Blind prof cheers for Dhoni's men

Cheering for team India led by M S Dhoni in the cricket World Cup comes naturally to Delhi University teacher Nitin Malhotra as he listens to the radio commentary.

“I have never seen the tricolour but it is always in my heart, like all Indian fans,” said Nitin Malhotra, 30, who is blind.

He and his sister Yamini, 28, who too is blind and a teacher in Delhi University, have set standards for others by doing their bit for creating a friendly environment for the visually impaired.

“Disability is not incapability. Rather, a disabled person is one who has different and special needs,” said Malhotra who overcame odds to became a Political Science professor in Delhi University’s Kalindi College.

Yamini, 28, Malhotra’s sister, is teaching at the Delhi University’s Vivekanand College. Both campaign for the rights of the visually impaired, joining hands with NGO Sambhavana.

“People have different perception about differently abled persons,” said Malhotra, recalling the challenges he faced in his journey from Gwalior in Madhya Pradesh to the college in Delhi.

“We want to help others by creating a friendly environment for the disabled people by eliminating physiological and physical barriers in the society,” said Malhotra, who is married to low-vision Aarti, who is pursuing PhD in Hindi and wishes to teach Hindi in Delhi University.

Malhotra said his triumph over disability would not have been possible without the encouragement from his parents.

“Nobody expected me to become a professor,” he said, adding that his parents came to know about his blindness when he was six-month-old.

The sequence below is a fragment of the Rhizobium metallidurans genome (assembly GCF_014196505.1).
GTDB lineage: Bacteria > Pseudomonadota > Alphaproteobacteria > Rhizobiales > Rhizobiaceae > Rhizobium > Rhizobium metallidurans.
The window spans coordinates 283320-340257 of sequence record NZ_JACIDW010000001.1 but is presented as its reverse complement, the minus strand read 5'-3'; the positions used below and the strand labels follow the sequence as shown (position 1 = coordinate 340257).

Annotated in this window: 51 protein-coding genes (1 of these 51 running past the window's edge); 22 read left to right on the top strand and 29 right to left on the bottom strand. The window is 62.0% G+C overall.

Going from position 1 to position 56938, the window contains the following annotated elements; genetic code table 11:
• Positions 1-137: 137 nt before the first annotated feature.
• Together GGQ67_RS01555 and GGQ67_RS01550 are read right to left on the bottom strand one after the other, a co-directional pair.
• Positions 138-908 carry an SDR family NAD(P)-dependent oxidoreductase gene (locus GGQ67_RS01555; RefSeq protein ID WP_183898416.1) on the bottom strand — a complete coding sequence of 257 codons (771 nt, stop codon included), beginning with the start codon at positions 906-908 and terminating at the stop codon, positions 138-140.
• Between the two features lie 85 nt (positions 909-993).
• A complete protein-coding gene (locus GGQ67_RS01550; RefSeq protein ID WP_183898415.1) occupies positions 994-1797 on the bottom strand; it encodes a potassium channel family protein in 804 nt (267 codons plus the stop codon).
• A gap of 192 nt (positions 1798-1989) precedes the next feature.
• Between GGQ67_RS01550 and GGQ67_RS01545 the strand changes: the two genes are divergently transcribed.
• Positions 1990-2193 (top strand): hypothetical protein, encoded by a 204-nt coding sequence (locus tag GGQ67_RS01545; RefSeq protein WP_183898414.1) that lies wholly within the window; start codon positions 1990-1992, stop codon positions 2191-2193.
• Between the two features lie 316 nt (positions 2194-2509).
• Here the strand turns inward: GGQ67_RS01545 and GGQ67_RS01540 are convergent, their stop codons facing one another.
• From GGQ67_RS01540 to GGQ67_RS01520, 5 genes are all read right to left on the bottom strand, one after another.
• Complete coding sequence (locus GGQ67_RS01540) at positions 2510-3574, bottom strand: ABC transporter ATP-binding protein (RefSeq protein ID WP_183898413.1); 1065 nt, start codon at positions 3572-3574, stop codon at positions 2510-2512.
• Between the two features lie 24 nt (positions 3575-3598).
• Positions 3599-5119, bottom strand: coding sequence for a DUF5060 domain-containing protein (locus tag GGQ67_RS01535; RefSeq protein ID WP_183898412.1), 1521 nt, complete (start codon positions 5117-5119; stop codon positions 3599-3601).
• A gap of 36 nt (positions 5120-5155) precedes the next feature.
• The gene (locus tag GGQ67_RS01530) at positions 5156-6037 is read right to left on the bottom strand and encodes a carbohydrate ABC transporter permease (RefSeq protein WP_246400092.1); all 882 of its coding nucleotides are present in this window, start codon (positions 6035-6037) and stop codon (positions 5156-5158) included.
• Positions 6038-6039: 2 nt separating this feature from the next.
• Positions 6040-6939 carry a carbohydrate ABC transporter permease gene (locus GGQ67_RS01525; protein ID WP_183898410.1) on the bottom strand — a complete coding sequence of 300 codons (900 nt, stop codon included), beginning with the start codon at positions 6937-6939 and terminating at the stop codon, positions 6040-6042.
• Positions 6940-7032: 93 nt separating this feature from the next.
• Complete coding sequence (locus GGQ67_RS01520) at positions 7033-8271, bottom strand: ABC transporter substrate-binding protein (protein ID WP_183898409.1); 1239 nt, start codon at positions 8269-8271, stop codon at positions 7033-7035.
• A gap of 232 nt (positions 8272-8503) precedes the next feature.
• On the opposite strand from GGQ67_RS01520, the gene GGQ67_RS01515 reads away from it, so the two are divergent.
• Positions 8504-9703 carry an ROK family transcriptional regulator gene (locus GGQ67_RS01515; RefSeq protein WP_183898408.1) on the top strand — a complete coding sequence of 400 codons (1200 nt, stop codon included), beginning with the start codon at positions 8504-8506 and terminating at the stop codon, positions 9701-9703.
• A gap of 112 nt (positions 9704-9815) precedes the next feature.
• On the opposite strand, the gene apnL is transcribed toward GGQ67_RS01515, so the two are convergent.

He did his schooling from Delhi Public School, Vasant Vihar, and graduated from Sri Guru Tegh Bahadur Khalsa College in Political Science.

Malhotra, who is now pursuing a PhD on the accessibility policy for the disabled, wants to change the mindset of the people towards the physically challenged.

“People ignore us, thinking that we are good for nothing. Even educated people have the same perception,” said Malhotra.

“Like most Indians, I am also fond of cricket,” he said.

“I cannot play and see cricket matches but am fond of listening to the commentary,” he said. In his free time, Malhotra enjoys Sonu Nigam’s songs.

He cannot watch movies, but he can feel the difference between Hollywood and Bollywood cinema.

“Bollywood movies are more emotional. These have a lot of background music for human appeal while Hollywood films are more action oriented and have light music and more dialogues,” he said.

Bollywood superstar Amitabh Bachchan is a favourite. “The Big-B has a soothing voice while King (Shah Rukh) Khan’s voice has intensity,” he said.


Malhotra has a message for the physically challenged: “Never give up and keep trying harder for success.”

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